Differences in a Jack Russell Terrier & Teddy Roosevelt Terrier

by Jane Meggitt
The Jack Russell terrier is always on the alert.

The Jack Russell terrier is always on the alert.

Barbara Freiberga/iStock/Getty Images

Parson Jack Russell was a mid-19th century British fox hunting fanatic. Teddy Roosevelt was an early 20th century U.S. president and hunting fanatic. Besides their passion for sport, these two men have something else in common. Both are the namesakes of small terriers recognized by the United Kennel Club. While the dogs share some physical similarities, temperamentally they are as different as the men for whom they are named.

Size Differences

At maturity, Jack Russell terriers stand between 10 and 12 inches tall at the shoulders, and weigh between 11 and 13 pounds. The Teddy Roosevelt terrier has a much wider height range -- 8 to 15 inches tall when fully grown. While there is no weight limit in the breed standard, weight is proportionate to height, and the dog shouldn't be fat. Teddy Roosevelt terriers usually weigh between 10 and 25 pounds.

Coat and Colors

The Jack Russell terrier breed standard allows three types of coat. The smooth coat is flat and short. The double rough coat consists of a dense undercoat and a wiry top coat, with hairy "eyebrows" and a beard. The broken coat is a cross between the two, less dense than the rough coat and longer than the short coat, and with or without the facial hair. Jack Russells may be solid white, or white with black, brown or tan markings. The Teddy Roosevelt terrier's coat is short and smooth, and long or wiry coats disqualify animals from conformation competition. Teddy Roosevelt terriers may also be solid white, but more secondary and tertiary colors are permitted in the breed standard than the Jack Russell terrier. These additional colors include red, lemon, apricot, blue, chocolate and blue fawn, the latter a blue shade with blondish nose and eye rims.

Temperament Differences

Some people refer to the Parson's breed as the "Jack Russell terrorist." There's a reason for that -- Jack Russells often don't get along with other canines; they are known to kill cats, bark and dig like mad; and they need an incredible amount of exercise. However, if you're looking for a working terrier, consider this one the "Jack Russell Treasure." The Teddy Roosevelt terrier is basically a short-legged version of the rat terrier, a breed recognized by the American Kennel Club and the UKC. The Teddy Roosevelt terrier's lineage contains fox terrier, beagle, Italian greyhounds and whippets. Inheriting the temperament of some of these breeds, he's far more congenial with dogs, cats and kids, and makes a better family dog than the Jack Russell terrier.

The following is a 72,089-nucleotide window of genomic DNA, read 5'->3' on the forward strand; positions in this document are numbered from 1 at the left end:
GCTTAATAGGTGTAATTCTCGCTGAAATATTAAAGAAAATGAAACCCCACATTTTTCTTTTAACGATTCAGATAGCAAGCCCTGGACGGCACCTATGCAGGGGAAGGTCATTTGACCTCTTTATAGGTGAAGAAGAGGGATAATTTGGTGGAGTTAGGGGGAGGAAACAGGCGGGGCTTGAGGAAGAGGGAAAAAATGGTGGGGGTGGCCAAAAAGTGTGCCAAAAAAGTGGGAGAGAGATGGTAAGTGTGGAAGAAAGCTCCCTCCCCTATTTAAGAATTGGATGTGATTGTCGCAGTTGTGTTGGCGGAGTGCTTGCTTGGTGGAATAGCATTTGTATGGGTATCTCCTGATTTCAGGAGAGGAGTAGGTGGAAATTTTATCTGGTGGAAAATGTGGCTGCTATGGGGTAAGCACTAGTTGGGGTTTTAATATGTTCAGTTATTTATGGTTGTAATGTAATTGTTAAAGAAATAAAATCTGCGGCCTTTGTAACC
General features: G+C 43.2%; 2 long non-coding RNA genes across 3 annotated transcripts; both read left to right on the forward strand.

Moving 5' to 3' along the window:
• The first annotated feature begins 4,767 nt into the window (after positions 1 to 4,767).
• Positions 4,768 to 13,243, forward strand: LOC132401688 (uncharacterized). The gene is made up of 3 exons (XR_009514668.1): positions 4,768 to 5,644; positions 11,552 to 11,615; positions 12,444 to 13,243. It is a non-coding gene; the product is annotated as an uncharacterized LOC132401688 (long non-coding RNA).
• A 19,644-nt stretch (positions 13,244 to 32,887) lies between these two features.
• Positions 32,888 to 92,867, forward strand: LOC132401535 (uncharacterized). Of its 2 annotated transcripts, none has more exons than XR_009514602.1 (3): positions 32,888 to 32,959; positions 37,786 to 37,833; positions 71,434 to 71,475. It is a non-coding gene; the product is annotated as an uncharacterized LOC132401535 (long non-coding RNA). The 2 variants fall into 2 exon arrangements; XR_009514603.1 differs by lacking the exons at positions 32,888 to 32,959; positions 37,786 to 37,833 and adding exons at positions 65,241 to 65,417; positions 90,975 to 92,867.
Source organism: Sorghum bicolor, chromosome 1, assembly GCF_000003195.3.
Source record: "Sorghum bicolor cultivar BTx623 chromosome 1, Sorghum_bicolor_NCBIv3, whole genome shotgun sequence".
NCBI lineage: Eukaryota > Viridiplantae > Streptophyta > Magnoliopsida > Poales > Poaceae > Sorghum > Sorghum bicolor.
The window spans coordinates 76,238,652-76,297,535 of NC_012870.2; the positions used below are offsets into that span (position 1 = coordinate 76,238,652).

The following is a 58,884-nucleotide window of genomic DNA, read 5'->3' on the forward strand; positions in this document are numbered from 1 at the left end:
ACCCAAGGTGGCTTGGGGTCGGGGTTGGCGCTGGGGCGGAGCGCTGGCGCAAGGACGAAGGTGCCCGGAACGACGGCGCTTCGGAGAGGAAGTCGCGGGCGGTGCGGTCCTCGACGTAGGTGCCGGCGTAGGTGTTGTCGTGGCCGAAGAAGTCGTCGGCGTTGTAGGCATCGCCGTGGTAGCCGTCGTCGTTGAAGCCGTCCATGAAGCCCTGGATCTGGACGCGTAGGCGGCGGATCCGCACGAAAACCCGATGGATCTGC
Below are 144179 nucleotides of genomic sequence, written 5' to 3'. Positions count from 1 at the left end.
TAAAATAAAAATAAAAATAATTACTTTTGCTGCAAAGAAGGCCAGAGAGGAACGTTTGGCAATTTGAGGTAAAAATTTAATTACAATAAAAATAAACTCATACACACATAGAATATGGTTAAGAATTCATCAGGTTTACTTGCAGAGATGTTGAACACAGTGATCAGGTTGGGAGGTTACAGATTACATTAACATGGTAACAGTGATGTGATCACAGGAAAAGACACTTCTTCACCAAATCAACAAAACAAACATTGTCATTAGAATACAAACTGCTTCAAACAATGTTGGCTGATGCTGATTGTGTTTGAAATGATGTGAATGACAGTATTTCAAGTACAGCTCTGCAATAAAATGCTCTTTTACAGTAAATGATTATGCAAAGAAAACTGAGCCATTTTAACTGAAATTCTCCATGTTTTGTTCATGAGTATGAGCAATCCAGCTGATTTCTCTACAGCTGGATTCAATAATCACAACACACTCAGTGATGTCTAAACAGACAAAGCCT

Exercise and Training

Both breeds are working dogs, bred to kill vermin. Neither is a canine couch potato. The Teddy Roosevelt terrier is easier to train than the Jack Russell, with the latter needing consistent training to appropriately channel all his energy. Both breeds do well in canine sports such as Flyball and agility, and especially excel at earth dog trials, where they can perform the job for which they were bred. No matter how well-trained your Jack Russell or Teddy Roosevelt terrier is, don't take either for walks off lead. Their strong prey drive means they're likely to take off after any rabbit or squirrel crossing their paths.

Photo Credits

  • Barbara Freiberga/iStock/Getty Images

About the Author

Jane Meggitt has been a writer for more than 20 years. In addition to reporting for a major newspaper chain, she has been published in "Horse News," "Suburban Classic," "Hoof Beats," "Equine Journal" and other publications. She has a Bachelor of Arts in English from New York University and an Associate of Arts from the American Academy of Dramatics Arts, New York City.